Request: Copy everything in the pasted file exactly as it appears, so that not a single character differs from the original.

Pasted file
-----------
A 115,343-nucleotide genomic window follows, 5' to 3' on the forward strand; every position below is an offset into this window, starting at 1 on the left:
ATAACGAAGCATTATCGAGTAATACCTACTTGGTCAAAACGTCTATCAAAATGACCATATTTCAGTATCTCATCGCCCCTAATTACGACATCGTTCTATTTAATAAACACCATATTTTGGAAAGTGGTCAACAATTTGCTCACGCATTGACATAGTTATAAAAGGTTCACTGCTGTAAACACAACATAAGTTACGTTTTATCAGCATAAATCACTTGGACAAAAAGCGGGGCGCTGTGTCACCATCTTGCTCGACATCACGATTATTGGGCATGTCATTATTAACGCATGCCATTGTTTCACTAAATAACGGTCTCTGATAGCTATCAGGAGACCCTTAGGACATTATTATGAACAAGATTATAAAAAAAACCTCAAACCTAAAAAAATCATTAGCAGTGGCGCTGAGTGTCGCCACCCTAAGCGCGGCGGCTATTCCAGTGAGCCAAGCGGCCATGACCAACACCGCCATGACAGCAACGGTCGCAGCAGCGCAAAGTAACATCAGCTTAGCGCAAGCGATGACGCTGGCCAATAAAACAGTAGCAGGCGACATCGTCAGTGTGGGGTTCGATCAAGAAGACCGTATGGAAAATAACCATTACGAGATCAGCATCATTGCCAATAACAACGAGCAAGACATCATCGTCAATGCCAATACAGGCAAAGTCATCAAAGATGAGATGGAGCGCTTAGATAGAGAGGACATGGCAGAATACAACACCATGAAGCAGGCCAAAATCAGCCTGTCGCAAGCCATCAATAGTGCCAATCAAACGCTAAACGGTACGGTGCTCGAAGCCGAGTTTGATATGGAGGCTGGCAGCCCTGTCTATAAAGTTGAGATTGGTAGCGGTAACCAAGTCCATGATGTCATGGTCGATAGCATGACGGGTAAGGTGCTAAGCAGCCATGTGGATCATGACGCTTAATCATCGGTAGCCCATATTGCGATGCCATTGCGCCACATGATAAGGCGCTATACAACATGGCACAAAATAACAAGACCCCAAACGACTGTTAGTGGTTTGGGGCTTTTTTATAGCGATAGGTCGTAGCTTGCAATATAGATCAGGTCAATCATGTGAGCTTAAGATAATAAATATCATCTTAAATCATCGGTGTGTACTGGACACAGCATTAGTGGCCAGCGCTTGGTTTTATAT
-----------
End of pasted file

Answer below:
A 115,343-nucleotide genomic window follows, 5' to 3' on the forward strand; every position below is an offset into this window, starting at 1 on the left:
ATAACGAAGCATTATCGAGTAATACCTACTTGGTCAAAACGTCTATCAAAATGACCATATTTCAGTATCTCATCGCCCCTAATTACGACATCGTTCTATTTAATAAACACCATATTTTGGAAAGTGGTCAACAATTTGCTCACGCATTGACATAGTTATAAAAGGTTCACTGCTGTAAACACAACATAAGTTACGTTTTATCAGCATAAATCACTTGGACAAAAAGCGGGGCGCTGTGTCACCATCTTGCTCGACATCACGATTATTGGGCATGTCATTATTAACGCATGCCATTGTTTCACTAAATAACGGTCTCTGATAGCTATCAGGAGACCCTTAGGACATTATTATGAACAAGATTATAAAAAAAACCTCAAACCTAAAAAAATCATTAGCAGTGGCGCTGAGTGTCGCCACCCTAAGCGCGGCGGCTATTCCAGTGAGCCAAGCGGCCATGACCAACACCGCCATGACAGCAACGGTCGCAGCAGCGCAAAGTAACATCAGCTTAGCGCAAGCGATGACGCTGGCCAATAAAACAGTAGCAGGCGACATCGTCAGTGTGGGGTTCGATCAAGAAGACCGTATGGAAAATAACCATTACGAGATCAGCATCATTGCCAATAACAACGAGCAAGACATCATCGTCAATGCCAATACAGGCAAAGTCATCAAAGATGAGATGGAGCGCTTAGATAGAGAGGACATGGCAGAATACAACACCATGAAGCAGGCCAAAATCAGCCTGTCGCAAGCCATCAATAGTGCCAATCAAACGCTAAACGGTACGGTGCTCGAAGCCGAGTTTGATATGGAGGCTGGCAGCCCTGTCTATAAAGTTGAGATTGGTAGCGGTAACCAAGTCCATGATGTCATGGTCGATAGCATGACGGGTAAGGTGCTAAGCAGCCATGTGGATCATGACGCTTAATCATCGGTAGCCCATATTGCGATGCCATTGCGCCACATGATAAGGCGCTATACAACATGGCACAAAATAACAAGACCCCAAACGACTGTTAGTGGTTTGGGGCTTTTTTATAGCGATAGGTCGTAGCTTGCAATATAGATCAGGTCAATCATGTGAGCTTAAGATAATAAATATCATCTTAAATCATCGGTGTGTACTGGACACAGCATTAGTGGCCAGCGCTTGGTTTTATAT